Al Nusrah Front releases first official messages in 2 months

Al Qaeda’s Al Nusrah Front in Syria has restarted its propaganda operation after not releasing any official videos or messages for two months. The four new messages, which highlight operations from March and April, according to the SITE Intelligence Group, are strong evidence that a dispute between al Qaeda’s Syrian and Iraqi-based branches has been settled by the terrorist organization’s overall emir, Ayman al Zawahiri.

Al Nusrah stopped posting videos and messages online through its official media arm, the al Manara al Baydha’ Media Foundation, after the dispute broke out in April.

On April 8, ISI chieftain Abu Bakr al Baghdadi tried to place the Al Nusrah Front under his command and rebrand the two al Qaeda affiliates as the “Islamic State in Iraq and the Levant.”

A few days later, Al Nusrah Front emir Abu Muhammad al Julani rejected al Baghdadi’s announcement, saying that his allegiance was owed directly to Ayman al Zawahiri. Al Baghdadi had been al Julani’s subordinate inside Iraq prior to the rebellion against Bashar al Assad’s Syrian regime. The ISI helped spawn the Al Nusrah Front beginning in late 2011.

Zawahiri stepped into this dispute over the chain of command on April 11, when he wrote letters to both al Qaeda commanders. Zawahiri describes these earlier communications in a letter dated May 23 that was first published by Al Jazeera.

Zawahiri writes that he “sought to resolve the dispute by sending a message” and wanted to freeze “the matter as it was before the dispute until the matter could be arbitrated,” according to SITE’s translation.

Indeed, the Al Nusrah Front and the ISI froze the release of any new propaganda videos and messages for two months, thereby avoiding any further disputes over how al Qaeda is organized or how its operations inside Syria should be branded.

Zawahiri’s May 23 letter contained his ruling on the disagreement between al Baghdadi and al Julani. After receiving letters from both al Qaeda commanders and consulting others, Zawahiri concluded that the Al Nusrah Front and the ISI will remain independently-managed wings of al Qaeda and should avoid infighting while supporting each other with “fighters, arms, money, shelter and security.”

While Zawahiri criticized both al Qaeda commanders, his letter was a clear repudiation of al Baghdadi’s power play. The Al Nusrah Front will continue to report directly to al Qaeda’s “general command,” Zawahiri decided, and not answer to al Baghdadi.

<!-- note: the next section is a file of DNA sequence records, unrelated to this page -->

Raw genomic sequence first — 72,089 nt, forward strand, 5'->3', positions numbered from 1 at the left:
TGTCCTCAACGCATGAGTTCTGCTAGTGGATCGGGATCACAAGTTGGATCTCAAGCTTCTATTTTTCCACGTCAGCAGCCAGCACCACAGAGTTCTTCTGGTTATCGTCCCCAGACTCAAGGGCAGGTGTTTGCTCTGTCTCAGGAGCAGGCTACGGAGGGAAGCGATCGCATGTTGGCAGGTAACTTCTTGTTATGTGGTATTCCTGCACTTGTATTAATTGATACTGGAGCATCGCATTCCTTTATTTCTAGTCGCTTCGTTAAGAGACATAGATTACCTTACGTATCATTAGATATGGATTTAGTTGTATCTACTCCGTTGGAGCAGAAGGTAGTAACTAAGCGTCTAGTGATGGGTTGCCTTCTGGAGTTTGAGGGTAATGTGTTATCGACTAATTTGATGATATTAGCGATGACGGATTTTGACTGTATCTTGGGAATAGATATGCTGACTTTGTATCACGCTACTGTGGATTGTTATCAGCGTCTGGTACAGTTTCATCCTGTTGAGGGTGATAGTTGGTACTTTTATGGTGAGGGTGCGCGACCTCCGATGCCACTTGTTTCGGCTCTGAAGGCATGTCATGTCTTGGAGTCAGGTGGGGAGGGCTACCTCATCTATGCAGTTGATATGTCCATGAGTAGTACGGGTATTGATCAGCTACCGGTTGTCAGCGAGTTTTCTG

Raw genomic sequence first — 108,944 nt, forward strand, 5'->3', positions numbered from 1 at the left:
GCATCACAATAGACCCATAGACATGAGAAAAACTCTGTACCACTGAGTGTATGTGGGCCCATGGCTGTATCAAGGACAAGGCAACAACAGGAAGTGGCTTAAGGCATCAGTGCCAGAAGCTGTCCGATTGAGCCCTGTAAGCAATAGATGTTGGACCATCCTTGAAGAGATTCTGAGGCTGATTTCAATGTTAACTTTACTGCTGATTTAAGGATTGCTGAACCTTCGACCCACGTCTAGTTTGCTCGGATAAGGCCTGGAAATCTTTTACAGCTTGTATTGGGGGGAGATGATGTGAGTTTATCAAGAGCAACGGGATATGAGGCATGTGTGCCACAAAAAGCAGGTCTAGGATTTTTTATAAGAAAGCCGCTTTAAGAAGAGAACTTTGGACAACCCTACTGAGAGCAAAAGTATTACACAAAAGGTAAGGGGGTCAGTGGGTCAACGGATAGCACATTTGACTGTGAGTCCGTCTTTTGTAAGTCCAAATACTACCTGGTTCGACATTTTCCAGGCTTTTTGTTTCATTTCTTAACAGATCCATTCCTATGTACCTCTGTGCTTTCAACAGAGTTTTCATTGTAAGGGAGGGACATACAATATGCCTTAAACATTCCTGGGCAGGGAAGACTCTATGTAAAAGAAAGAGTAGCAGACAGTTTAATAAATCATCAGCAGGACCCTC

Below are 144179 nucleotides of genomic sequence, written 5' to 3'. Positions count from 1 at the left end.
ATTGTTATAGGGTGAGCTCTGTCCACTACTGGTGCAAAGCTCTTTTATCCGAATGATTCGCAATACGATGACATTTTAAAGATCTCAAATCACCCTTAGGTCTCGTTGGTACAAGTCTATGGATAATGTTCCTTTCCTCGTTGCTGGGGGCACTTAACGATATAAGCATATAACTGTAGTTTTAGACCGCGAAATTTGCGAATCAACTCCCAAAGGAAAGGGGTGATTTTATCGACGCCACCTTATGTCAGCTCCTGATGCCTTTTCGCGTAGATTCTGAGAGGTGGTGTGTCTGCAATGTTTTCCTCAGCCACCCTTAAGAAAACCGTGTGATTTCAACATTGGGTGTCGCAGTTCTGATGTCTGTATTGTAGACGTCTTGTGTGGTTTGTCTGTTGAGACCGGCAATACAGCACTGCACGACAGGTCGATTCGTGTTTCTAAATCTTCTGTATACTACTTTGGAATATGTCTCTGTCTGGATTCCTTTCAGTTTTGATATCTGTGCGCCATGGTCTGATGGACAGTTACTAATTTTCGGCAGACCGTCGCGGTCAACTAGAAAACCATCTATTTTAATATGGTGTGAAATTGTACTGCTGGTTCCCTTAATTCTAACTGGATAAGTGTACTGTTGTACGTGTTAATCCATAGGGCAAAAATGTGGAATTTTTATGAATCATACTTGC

After one year, both al Qaeda leaders are to submit status reports to al Qaeda’s “general command.” It will be decided at that time whether they maintain their leadership roles, Zawahiri writes.

In the meantime, Zawahiri has installed a longtime al Qaeda operative known as Abu Khalid al Suri to oversee matters and make sure that the Syrian and Iraqi branches of al Qaeda adhere to his ruling.

Although Zawahiri’s ruling is dated May 23, it was first reported to the public on June 9 by Al Jazeera, with unidentified Syrian sources quickly confirming the message’s authenticity.

On June 10, the Al-I’tissam Media Foundation, an ISI media outfit, released a propaganda video of al Qaeda’s attacks in Iraq. It was the first such video since the dispute went to Zawahiri for arbitration.

And now, four days later, the Al Nusrah Front has released its first messages since early April.

The new ISI and Al Nusrah Front releases maintain the branding that existed before the disagreement between the groups’ commanders first became public. That is, the al Qaeda affiliates are adhering to Zawahiri’s ruling in their official communications.

Thomas Joscelyn is a Senior Fellow at the Foundation for Defense of Democracies and the Senior Editor for FDD's Long War Journal.

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  • mike merlo says:

    Fascinating insight. TLWJ might want to consider ‘augmenting’ the “ISI” mentioned in this article in some way shape or form to preclude any possible misidentification with the Pakistani ISI.

  • Knighthawk says:

    Well isn’t that special. 🙂


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